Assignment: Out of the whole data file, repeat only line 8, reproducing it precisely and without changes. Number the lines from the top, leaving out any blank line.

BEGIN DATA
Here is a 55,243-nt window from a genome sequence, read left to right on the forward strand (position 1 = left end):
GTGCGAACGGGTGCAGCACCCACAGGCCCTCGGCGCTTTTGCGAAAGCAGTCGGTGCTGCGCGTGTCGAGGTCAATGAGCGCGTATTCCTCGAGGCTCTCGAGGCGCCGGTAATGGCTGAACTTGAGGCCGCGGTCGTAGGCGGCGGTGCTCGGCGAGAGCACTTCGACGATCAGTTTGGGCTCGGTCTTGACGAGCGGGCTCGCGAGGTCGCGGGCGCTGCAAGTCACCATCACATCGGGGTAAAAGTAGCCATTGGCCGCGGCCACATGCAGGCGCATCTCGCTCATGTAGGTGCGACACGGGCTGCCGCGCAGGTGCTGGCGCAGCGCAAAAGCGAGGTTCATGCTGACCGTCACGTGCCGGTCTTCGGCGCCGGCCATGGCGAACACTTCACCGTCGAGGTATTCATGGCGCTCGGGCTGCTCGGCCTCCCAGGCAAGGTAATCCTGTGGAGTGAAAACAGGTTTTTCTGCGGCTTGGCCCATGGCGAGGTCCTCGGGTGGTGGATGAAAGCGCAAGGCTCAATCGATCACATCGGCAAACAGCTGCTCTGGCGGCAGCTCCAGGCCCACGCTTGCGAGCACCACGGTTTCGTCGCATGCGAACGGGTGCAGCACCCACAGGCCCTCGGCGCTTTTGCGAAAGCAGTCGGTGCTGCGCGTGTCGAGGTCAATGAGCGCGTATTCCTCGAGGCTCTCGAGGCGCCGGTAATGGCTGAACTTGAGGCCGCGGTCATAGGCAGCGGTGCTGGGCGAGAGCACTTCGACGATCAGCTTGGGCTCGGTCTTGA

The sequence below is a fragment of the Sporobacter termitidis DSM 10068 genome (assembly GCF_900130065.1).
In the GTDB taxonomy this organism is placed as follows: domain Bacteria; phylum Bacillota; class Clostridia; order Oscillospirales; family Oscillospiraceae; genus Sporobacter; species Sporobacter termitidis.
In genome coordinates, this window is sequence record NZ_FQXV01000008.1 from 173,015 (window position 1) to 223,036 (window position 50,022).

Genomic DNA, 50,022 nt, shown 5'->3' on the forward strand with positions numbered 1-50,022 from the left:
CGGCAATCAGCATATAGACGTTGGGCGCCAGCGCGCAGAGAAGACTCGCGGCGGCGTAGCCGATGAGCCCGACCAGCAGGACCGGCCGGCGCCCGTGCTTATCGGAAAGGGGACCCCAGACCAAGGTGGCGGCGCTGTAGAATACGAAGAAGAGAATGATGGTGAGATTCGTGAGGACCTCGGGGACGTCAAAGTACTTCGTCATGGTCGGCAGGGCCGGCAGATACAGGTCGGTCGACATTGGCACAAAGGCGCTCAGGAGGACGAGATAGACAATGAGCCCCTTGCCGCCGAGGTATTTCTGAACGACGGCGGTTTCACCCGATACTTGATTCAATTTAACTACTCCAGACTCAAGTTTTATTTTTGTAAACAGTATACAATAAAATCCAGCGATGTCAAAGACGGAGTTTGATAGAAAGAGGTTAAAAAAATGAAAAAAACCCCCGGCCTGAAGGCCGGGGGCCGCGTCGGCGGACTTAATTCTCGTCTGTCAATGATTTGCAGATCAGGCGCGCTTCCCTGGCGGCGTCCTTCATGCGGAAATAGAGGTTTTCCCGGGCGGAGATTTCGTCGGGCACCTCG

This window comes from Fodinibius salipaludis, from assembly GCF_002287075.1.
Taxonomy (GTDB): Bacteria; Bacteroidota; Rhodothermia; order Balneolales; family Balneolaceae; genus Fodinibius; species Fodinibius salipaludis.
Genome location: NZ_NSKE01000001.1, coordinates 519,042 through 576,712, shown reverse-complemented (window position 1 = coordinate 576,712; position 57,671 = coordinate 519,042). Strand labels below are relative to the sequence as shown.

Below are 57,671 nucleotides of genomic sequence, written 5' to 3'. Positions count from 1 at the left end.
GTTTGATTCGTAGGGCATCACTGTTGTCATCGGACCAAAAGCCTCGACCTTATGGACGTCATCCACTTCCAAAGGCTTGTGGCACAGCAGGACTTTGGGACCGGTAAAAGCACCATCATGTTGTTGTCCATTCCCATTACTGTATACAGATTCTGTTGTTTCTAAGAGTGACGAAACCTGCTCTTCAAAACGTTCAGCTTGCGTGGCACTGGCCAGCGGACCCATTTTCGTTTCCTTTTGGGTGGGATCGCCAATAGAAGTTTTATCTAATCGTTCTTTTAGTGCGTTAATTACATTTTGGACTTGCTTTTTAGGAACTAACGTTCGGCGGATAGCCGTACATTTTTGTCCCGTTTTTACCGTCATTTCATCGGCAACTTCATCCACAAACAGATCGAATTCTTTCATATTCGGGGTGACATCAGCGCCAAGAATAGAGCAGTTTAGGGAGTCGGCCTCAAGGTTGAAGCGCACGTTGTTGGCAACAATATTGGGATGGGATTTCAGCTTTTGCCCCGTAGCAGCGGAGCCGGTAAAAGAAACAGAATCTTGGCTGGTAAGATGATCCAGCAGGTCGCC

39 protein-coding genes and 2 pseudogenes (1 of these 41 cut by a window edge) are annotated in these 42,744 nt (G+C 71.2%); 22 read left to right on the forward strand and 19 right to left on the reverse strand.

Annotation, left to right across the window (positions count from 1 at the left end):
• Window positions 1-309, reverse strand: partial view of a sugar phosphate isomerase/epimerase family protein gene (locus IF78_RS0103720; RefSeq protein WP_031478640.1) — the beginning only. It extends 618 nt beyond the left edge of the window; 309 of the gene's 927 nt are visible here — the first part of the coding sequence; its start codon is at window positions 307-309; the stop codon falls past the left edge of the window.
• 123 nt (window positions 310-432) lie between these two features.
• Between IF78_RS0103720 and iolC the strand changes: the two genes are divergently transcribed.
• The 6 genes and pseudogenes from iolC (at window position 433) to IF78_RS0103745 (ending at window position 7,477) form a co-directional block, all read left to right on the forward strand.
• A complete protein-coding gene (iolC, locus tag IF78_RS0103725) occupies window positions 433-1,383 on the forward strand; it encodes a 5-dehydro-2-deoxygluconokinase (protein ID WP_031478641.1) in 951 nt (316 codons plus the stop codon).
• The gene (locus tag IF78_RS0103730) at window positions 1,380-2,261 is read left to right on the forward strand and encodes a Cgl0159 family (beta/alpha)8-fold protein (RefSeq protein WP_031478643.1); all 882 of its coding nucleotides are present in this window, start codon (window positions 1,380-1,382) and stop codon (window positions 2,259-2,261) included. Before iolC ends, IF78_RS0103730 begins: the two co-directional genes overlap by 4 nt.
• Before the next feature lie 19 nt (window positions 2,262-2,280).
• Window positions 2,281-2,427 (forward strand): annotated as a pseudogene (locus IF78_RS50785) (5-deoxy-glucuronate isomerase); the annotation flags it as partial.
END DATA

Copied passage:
This window comes from Fodinibius salipaludis, from assembly GCF_002287075.1.